2. Don’t Overdo Your Garnish.

Take it easy on over-the-top Bloody Mary garnishes. Miniature cheeseburgers or fried oysters and the like may be eye-catching, but they do nothing to complement the drink itself — in most cases, they simply detract from what’s in the glass.

Pickles or olives work, and “a celery stick is always a perfect pairing,” Shock says. Be confident enough to keep it simple. Sunday mornings are tough enough.


Best Practices: Bloody Marys Require Restraint

“The Bloody Mary is the most inconsistently made cocktail,” Alejandro Javier Lopez, founder and president of Toma Craft Cocktail Mixers, says. While classics like the Old Fashioned have prescribed processes, Bloody Marys are a moving target.

Order one at a bar or restaurant, and it might be served with a celery stick, pickled shrimp, or skewered slider. “Some bartenders and civilians apply lip-numbing spice mixes to the rim of the glass,” Rosie Schaap writes in The New York Times.

The cocktail within could be fiery or flavorless. Cautious bartenders might deliberately under-season for fear of alienating guests with lower spice thresholds.

Everyone Who Loves Negronis Needs These Glasses

Here are six dos and don’ts for making reliably excellent Bloody Marys.

What to Do When Making Bloody Marys

1. Layer Your Flavors.

The general Bloody Mary rubric is base spirit plus tomato juice, followed by salt for flavor, citrus and/or horseradish for bite, spice for heat, and umami by way of Worcestershire sauce (or, say, bacon strip). You can make one perfectly suited to your tastes by understanding how all the different components complement one another, and layering each with care. Restraint is the name of the game here.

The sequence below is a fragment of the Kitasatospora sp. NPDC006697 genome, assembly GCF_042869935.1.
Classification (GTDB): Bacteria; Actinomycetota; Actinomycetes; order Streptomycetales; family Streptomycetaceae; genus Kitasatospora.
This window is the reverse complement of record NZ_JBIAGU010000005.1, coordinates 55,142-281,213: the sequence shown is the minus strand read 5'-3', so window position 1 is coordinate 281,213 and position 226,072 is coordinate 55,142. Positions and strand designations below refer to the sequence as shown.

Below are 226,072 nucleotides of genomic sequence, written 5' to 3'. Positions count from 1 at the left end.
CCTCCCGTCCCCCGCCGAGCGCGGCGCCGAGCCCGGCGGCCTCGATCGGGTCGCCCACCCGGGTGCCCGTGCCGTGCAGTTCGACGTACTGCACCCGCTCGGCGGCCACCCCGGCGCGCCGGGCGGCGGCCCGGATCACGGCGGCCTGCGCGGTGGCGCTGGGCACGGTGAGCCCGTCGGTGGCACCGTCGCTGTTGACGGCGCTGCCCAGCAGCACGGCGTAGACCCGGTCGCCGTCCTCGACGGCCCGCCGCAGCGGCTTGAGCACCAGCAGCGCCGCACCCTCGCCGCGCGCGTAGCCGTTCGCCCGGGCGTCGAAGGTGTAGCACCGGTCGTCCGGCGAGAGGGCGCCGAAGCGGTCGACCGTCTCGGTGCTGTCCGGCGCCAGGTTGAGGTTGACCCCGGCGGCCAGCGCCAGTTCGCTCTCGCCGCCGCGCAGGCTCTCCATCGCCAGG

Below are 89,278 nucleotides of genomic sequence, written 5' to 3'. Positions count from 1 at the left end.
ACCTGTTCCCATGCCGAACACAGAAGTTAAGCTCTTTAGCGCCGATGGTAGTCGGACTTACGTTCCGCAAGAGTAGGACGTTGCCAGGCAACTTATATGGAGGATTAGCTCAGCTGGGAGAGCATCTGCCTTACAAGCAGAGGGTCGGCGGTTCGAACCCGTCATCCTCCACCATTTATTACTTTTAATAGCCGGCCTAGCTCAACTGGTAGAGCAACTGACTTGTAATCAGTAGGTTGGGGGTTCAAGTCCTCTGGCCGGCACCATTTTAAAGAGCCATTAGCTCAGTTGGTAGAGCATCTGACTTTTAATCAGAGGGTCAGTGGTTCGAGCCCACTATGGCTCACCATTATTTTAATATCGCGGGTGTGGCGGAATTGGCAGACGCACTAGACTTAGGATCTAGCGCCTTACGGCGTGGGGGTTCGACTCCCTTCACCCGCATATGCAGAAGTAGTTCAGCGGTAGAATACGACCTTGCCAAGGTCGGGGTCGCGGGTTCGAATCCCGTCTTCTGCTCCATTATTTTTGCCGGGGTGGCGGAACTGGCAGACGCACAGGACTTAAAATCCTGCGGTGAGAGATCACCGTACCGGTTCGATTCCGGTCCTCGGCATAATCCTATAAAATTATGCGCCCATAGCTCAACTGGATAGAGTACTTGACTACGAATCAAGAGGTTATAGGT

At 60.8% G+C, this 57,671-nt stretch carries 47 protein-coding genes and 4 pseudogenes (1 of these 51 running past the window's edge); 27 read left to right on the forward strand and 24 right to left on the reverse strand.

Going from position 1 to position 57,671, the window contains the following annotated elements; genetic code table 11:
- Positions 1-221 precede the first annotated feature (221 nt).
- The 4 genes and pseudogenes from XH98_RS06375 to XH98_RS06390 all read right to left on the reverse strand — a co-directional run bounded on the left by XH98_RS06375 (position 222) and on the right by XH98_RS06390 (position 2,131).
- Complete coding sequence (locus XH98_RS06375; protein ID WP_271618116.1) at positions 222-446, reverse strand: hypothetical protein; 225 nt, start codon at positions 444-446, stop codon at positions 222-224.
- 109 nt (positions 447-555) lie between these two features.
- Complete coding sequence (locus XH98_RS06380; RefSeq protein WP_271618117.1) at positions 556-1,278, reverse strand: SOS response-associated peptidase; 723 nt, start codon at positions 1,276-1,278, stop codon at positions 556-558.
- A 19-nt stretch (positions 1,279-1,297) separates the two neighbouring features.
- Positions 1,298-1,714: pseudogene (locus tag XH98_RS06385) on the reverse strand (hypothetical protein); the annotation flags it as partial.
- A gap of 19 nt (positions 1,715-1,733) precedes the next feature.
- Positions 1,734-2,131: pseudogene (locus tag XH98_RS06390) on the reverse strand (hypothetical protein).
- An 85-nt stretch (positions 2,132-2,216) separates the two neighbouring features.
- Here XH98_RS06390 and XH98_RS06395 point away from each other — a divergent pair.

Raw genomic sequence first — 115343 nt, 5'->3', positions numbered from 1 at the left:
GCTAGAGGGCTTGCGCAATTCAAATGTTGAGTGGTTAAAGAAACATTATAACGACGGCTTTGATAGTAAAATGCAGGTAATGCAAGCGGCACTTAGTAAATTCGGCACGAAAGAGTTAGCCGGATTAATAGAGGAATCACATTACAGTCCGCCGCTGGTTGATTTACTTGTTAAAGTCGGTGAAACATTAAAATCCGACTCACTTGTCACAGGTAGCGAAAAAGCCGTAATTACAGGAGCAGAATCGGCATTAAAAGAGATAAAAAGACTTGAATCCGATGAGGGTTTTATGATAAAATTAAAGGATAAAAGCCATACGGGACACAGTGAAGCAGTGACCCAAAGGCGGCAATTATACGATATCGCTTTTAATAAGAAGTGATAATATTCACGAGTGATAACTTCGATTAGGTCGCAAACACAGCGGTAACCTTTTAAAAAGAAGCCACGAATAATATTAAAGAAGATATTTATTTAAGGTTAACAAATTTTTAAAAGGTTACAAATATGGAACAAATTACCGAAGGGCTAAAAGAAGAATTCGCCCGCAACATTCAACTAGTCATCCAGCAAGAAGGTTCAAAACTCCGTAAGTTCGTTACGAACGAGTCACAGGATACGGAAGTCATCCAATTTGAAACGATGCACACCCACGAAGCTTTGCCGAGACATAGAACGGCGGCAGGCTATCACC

Salt is arguably your most important component. It tempers the sweetness of tomato juice and complements all other flavors. Instead of salting the cocktail’s rim, though, embrace flavorful, salty ingredients in the glass.

Possibilities include Worcestershire sauce, soy sauce, beef bouillon, or fish sauce, all of which also “lend some beautiful umami to your mix,” Jonathan Shock, bar manager of Detroit’s Lady of the House, says. (Of course, those last two are not applicable for vegetarian drinkers.)

“Make sure you add a little brine,” Ashtin Berry, matriarch, The Cook’s Club, New Orleans, says. Pickle brine has a vegetal salinity that plays well off citrus and horseradish, two components that bring brightness and buoyancy to an otherwise heavy drink. If you taste your Bloody Mary and are reminded of Campbell’s soup, try adding a squeeze of lemon or tiny pinch of grated horseradish.

Spice can also brighten your Bloody, though remember that it’s much easier to add than take away.

“Paprika, cayenne, and/or a good hot sauce are a great way to bring the appropriate kick you want,” Shock says. “But if making for a group, just remember that not everyone may have the same spice tolerance as you do.”

2. Grate Fresh Horseradish.